Rebekah Eggers: It’s time to get serious about AI
Rebekah Eggers is on a mission to ensure that man, woman and machine can evolve harmoniously together. Here, IBM’s IoT expert talks about her childhood influences, why blockchain should be taken seriously and artificial intelligence in the water utility market.
IBM’s IoT expert discusses why blockchain and AI should be taken seriously
Why now is the time for action
Blockchain is a utopian vision of how we will pay for goods securely as part of Brave New World. Eliminating the need for banks, PayPal or Western Union, it’s a way to buy and sell goods securely without the need for these ‘middlemen’. Blockchain is a buzzword, often added to headlines, conference topics and podcasts to attract clicks and fill seats. Widely used yet highly misunderstood, blockchain is too early in development to be taken seriously, particularly when it comes to the delivery of water services. Agree?
Rebekah Eggers disagrees, strongly. The industry leader for energy, environment & utilities at IBM has been rooting for blockchain for some time and has the examples to back it up. The company now claims to have over 400 blockchain engagements, including in water.
In collaboration with The Freshwater Trust and SweetSense, the technology was used to create a market for water and empower farmers in Kenya and Sacramento in the US to manage groundwater rights. A Water Management as a Service Platform (WMaaSP) was developed as a unified platform for surface and groundwater data collection, system servicing, billing, data collection and action.
“The need and the concerns of those farmers in Kenya and Sacramento are no different,” says Eggers. “They’re so many miles apart but they’re experiencing the same challenges, and it’s incredible how the technology is being used to assign a value to this groundwater. Those that are overusing it should pay for it, and those that are underutilizing it have something of value that they could be compensated for.”
The platform links satellite reporting from borehole and flowmeter sensors with GIS water resource mapping to a dashboard and action platform. Data collected shows the runtime of each groundwater extraction pump, with sensors reporting daily regardless of the pump runtime.
A busman’s holiday
To understand Eggers’s current role in IBM, it’s important to go back in time. For many industry professionals, being exposed to the inner workings of a utility is something they experience during an internship, work experience or even during engineering courses at college or university. For Eggers, this experience came much earlier.
The daughter of an electrical contractor, she spent several family vacations doing side tours of local utilities “because that was the world my father was in and that’s what I learned growing up”. Going on what could be considered ‘busman’s holidays’, she very quickly learned practical skills, learning how to screw on electrical outlet plates and other maintenance jobs.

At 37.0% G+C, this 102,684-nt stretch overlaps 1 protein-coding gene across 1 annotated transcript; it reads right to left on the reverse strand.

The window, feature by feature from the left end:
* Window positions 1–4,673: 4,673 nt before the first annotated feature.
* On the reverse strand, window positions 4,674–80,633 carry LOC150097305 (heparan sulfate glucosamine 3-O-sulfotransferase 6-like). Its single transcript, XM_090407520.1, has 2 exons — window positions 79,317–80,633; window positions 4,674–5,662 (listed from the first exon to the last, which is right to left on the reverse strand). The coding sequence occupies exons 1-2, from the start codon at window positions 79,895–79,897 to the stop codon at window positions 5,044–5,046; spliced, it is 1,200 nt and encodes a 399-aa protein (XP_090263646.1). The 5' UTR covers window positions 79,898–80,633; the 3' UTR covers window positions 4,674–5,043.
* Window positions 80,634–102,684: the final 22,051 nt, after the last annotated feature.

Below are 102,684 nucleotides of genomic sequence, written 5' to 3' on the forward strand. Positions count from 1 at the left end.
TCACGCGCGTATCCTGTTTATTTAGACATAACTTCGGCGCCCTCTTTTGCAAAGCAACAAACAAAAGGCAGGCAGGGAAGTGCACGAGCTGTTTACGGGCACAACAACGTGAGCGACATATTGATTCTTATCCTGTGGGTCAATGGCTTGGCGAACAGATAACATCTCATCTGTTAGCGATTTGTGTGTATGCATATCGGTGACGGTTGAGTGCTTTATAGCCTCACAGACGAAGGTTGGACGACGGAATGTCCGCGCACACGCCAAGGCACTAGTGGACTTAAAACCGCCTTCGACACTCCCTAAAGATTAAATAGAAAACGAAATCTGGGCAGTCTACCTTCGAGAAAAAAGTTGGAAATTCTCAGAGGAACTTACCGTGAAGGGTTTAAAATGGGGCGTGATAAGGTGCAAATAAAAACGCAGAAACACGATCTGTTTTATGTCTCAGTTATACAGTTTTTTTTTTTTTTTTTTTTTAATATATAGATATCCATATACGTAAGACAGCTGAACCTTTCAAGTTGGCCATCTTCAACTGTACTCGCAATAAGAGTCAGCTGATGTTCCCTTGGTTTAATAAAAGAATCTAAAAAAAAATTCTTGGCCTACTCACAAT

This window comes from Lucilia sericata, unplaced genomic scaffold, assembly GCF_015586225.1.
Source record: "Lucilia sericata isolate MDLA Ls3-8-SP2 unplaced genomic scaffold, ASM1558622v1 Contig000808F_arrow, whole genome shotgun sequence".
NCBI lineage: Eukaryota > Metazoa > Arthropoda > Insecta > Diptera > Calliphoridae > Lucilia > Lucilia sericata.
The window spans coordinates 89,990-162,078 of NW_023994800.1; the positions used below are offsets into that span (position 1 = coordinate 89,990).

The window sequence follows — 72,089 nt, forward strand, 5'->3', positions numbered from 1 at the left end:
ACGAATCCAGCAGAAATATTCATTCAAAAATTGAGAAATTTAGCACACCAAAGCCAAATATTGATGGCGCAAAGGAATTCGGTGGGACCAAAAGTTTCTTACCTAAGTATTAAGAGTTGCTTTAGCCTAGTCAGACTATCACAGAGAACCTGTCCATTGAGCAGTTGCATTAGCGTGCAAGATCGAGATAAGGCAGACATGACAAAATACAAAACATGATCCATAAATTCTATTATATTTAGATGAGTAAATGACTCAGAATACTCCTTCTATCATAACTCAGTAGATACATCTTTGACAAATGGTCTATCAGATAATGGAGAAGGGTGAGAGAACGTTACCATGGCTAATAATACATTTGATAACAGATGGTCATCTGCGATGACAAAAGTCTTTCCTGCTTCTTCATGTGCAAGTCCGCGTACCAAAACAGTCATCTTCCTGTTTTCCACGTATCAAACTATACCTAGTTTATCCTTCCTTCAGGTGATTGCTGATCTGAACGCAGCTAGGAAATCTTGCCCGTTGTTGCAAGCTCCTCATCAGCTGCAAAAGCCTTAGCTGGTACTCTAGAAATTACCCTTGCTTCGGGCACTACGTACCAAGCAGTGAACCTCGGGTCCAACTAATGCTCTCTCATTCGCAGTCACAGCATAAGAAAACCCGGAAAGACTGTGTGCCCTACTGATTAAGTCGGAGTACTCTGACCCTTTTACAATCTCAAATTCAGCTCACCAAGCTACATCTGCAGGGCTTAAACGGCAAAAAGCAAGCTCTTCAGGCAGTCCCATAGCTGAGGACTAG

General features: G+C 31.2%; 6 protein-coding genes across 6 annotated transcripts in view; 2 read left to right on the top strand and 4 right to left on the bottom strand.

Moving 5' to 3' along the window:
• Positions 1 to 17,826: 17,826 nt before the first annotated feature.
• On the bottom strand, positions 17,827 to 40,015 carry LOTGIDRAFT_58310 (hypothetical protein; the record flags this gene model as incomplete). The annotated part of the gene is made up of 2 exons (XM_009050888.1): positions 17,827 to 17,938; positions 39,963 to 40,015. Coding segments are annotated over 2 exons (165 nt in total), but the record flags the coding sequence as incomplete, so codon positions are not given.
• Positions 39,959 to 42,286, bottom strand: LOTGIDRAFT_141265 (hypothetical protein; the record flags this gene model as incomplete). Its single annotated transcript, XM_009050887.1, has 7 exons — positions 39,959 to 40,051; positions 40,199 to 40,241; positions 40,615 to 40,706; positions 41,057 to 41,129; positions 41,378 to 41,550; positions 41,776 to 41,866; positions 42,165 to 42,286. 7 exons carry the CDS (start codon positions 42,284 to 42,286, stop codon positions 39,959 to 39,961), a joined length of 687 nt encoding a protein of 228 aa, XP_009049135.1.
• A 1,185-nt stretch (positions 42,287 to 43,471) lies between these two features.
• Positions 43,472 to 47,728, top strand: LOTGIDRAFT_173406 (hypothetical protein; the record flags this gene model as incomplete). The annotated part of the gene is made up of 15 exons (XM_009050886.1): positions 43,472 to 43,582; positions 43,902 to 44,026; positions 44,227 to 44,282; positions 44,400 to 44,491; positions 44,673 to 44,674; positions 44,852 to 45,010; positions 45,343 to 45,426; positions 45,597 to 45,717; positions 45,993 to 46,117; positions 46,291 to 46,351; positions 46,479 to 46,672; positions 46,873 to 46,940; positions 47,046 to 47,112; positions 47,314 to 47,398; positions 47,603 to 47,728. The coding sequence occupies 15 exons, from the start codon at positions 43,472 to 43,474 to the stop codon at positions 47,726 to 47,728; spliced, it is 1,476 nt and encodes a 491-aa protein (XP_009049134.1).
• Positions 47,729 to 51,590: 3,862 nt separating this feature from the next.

Coupled with this was a childhood growing up in Buffalo, New York, during the ‘Love Canal Tragedy’ – one of the most devastating environmental affairs in American history.
“This was an immense environmental pollution disaster, affecting the entire neighborhood and surrounding community,” she says.
A third part of Eggers’s past which went on to shape her future was witnessing the impact of environmental pollution in the Great Lakes.
“I grew up near Lake Erie, which caught on fire because of the pollution,” she says. “I believe that there is so much more that we can do, that we have access to technologies that can begin to chip away at the world’s most enduring problems. It won’t be without challenges, but technology together with a healthy attitude and willingness to change can literally move mountains. My upbringing very much led me to an interest in water and what we can do to make this a better world for our communities.”
Now living in Los Angeles, California, which Eggers describes as “an area with epic ozone pollution”, the mother of four is determined to “see us make a difference”.
Data before Big Data was cool
After attending Wake Forest University in North Carolina, she worked for Arthur Andersen Business Consulting serving the utilities space, “enjoying the challenge of facing new problems”.
In the World Class Finance Group at Arthur Andersen, she started to specialise on the “customer-to-cash”, or “meter-to-cash”, as it was called in the utilities space. “I became fascinated with the credit and collection area, and I guess that was sort of big data before big data was cool,” she added.
After this she moved onto roles at consumer reporting agencies Equifax and Experian, helping to provide utilities with data for “making the credit decisions”. Eggers sold the data, the technology and the services around that.
Then 10 years ago, leading utilities in NA were completing the process of implementing smart meters, particularly in California, Texas and Florida. As this was very early on in the evolution of the smart utility, there was a perception that: “You know what? We’ve got smart metres, so we’re smart now right?”
To help the business analytics and optimisation team to understand and analyse the data, Eggers joined the utilities practice at IBM, which is now called Energy Environment and Utilities.